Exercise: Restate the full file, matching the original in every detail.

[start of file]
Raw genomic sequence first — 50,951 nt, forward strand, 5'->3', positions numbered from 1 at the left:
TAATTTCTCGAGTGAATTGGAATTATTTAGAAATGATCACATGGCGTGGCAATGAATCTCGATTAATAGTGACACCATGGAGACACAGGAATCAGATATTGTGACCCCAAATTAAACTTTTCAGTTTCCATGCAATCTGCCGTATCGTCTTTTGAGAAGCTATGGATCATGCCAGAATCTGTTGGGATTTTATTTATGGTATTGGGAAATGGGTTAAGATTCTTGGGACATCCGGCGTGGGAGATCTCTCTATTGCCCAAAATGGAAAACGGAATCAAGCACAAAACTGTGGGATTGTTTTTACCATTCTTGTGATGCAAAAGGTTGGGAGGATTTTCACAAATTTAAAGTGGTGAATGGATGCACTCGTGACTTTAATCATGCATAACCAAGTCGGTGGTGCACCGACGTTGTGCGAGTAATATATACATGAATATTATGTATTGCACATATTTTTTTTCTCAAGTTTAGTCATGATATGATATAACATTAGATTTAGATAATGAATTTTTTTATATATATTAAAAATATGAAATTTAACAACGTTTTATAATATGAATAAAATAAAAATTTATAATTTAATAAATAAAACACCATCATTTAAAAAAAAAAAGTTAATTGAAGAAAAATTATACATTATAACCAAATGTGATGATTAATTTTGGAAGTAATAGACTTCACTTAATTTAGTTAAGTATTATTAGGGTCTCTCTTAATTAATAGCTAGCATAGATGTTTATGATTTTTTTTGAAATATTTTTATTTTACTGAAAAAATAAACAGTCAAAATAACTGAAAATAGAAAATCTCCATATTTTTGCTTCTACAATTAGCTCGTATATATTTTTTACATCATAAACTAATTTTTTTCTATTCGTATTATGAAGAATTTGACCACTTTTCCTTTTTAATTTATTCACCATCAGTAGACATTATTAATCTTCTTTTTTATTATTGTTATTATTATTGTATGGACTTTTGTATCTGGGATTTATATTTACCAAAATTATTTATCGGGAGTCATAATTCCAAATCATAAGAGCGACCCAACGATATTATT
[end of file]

Raw genomic sequence first — 50,951 nt, forward strand, 5'->3', positions numbered from 1 at the left:
TAATTTCTCGAGTGAATTGGAATTATTTAGAAATGATCACATGGCGTGGCAATGAATCTCGATTAATAGTGACACCATGGAGACACAGGAATCAGATATTGTGACCCCAAATTAAACTTTTCAGTTTCCATGCAATCTGCCGTATCGTCTTTTGAGAAGCTATGGATCATGCCAGAATCTGTTGGGATTTTATTTATGGTATTGGGAAATGGGTTAAGATTCTTGGGACATCCGGCGTGGGAGATCTCTCTATTGCCCAAAATGGAAAACGGAATCAAGCACAAAACTGTGGGATTGTTTTTACCATTCTTGTGATGCAAAAGGTTGGGAGGATTTTCACAAATTTAAAGTGGTGAATGGATGCACTCGTGACTTTAATCATGCATAACCAAGTCGGTGGTGCACCGACGTTGTGCGAGTAATATATACATGAATATTATGTATTGCACATATTTTTTTTCTCAAGTTTAGTCATGATATGATATAACATTAGATTTAGATAATGAATTTTTTTATATATATTAAAAATATGAAATTTAACAACGTTTTATAATATGAATAAAATAAAAATTTATAATTTAATAAATAAAACACCATCATTTAAAAAAAAAAAGTTAATTGAAGAAAAATTATACATTATAACCAAATGTGATGATTAATTTTGGAAGTAATAGACTTCACTTAATTTAGTTAAGTATTATTAGGGTCTCTCTTAATTAATAGCTAGCATAGATGTTTATGATTTTTTTTGAAATATTTTTATTTTACTGAAAAAATAAACAGTCAAAATAACTGAAAATAGAAAATCTCCATATTTTTGCTTCTACAATTAGCTCGTATATATTTTTTACATCATAAACTAATTTTTTTCTATTCGTATTATGAAGAATTTGACCACTTTTCCTTTTTAATTTATTCACCATCAGTAGACATTATTAATCTTCTTTTTTATTATTGTTATTATTATTGTATGGACTTTTGTATCTGGGATTTATATTTACCAAAATTATTTATCGGGAGTCATAATTCCAAATCATAAGAGCGACCCAACGATATTATT